Jacobellis admits to putting on a little show | VailDaily.com

Jacobellis admits to putting on a little show

Shauna Farnell
Associated PressTanja Frieden of Switzerland, center and gold medal, American Lindsey Jacobellis, left and silver medal and Dominique Maltais of Canada, right and bronze medal, smile during the flower ceremony of the Women's Snowboard Cross competition at the Winter Olympic Games in Bardonecchia, Italy, Friday. Jacobellis who led for most of the race crashed in sight of the finish line allowing Frieden to head for gold.

Snowboardcross silver medalist Lindsey Jacobellis fell victim to an onslaught of questions Friday evening regarding the stylish grab she pulled off a jump at the end of her Olympic finals run.

Jacobellis was seconds ahead of the pack in the boardercross event. Boardercross is a race, where tricks and grabs over jumps are not judged or in any way rewarded. That didn’t stop the 20-year-old from Vermont from throwing a grab off the second to the last jump on the course.

She landed, caught an edge and crashed, allowing Swiss rider Tanja Frieden to rip past her to the finish line and the gold medal.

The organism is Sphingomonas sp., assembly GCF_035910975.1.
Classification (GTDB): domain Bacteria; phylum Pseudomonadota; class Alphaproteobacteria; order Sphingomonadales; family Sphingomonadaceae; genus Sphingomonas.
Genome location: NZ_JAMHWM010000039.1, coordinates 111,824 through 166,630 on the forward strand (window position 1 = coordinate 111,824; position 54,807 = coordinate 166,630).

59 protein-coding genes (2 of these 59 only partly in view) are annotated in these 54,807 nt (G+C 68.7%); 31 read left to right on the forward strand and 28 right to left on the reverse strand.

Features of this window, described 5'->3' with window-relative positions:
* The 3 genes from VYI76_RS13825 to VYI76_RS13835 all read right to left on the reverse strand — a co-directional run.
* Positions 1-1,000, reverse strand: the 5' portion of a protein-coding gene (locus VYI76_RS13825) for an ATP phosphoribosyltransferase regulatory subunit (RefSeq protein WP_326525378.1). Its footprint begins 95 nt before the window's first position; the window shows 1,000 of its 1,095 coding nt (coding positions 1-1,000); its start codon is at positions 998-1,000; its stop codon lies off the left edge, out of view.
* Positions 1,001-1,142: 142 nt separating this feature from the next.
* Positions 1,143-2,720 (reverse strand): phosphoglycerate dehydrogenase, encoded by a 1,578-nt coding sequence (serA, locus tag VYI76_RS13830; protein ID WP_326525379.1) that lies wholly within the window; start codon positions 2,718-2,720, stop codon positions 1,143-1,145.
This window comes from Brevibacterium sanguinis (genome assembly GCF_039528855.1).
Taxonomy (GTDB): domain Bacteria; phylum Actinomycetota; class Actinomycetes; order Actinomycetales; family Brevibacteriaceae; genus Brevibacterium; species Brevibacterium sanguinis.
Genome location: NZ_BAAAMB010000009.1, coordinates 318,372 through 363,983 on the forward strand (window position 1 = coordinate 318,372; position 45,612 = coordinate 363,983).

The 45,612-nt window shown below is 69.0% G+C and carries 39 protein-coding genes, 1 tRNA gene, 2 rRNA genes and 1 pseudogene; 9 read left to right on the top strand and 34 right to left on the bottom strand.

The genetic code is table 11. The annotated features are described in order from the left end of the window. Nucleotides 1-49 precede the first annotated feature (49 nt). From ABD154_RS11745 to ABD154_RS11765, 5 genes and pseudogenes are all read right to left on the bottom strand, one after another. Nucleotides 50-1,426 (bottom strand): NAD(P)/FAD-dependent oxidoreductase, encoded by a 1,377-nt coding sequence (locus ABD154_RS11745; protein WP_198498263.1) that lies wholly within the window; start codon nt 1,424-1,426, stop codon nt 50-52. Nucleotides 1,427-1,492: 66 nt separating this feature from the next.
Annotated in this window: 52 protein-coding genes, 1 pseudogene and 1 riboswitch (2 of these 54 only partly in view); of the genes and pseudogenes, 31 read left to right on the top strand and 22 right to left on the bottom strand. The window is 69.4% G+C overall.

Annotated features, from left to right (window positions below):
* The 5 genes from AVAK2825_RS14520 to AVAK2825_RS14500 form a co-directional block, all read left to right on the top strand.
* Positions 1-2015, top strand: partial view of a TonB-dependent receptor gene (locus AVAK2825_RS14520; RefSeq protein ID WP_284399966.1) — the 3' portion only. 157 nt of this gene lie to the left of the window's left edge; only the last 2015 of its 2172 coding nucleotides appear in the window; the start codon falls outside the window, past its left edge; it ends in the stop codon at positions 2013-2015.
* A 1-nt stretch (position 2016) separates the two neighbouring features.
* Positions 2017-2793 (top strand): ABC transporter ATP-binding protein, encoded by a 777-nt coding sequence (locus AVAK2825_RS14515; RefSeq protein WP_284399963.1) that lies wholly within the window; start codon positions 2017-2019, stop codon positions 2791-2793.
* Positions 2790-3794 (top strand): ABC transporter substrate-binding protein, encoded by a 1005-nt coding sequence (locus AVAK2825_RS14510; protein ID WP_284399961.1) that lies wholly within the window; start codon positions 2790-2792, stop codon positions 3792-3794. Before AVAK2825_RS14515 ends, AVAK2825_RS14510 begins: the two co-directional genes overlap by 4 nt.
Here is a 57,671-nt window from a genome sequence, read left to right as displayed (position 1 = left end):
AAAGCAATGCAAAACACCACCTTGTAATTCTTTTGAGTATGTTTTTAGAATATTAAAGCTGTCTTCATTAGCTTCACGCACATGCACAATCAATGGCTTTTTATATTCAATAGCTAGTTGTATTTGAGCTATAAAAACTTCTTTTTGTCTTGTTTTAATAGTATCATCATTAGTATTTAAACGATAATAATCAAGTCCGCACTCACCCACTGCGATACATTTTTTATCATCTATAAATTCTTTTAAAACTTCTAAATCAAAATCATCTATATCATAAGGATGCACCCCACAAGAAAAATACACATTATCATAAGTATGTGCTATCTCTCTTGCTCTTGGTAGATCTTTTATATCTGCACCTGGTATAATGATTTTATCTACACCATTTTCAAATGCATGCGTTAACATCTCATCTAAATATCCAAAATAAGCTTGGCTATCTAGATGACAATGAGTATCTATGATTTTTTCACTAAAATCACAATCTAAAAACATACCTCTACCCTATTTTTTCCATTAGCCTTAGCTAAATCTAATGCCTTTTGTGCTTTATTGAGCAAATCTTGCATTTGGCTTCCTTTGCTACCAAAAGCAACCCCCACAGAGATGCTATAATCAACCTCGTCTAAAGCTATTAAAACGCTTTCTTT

But Jacobellis, who also competes in halfpipe and has a strong freestyle background, said throwing grabs when she catches air on the boardercross course is not unusual for her.

“I always grab when I go over the jumps,” she said. “There is an advantage to grabbing over the jumps. It keeps you balanced in the air.”

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But she didn’t deny that this particular grab may have been employed for more than race strategy.

“I was caught up in the moment and forgot that I still had to race,” she said.

Clearly, there was no need for strategy at that point in Jacobellis’s run, as the rest of the field was nowhere near her.

“The grab that I did was maybe not the best grab to be strategic,” she said. “But I was having fun, and that’s what snowboarding is all about.”

Jacobellis’s voice began to shake as the questions persisted and the “congratulations” for her silver were few and far between, which she was sure to note.

“Not many of you are saying that,” she said to one congratulator.

Jacobellis said she was exhausted after the race, and refused to describe herself as “heartbroken.”

“It’s just a race,” she said. “At least I didn’t miss out on a medal. I was ahead. I wanted to share the moment with the crowd. I messed up. It happens.”

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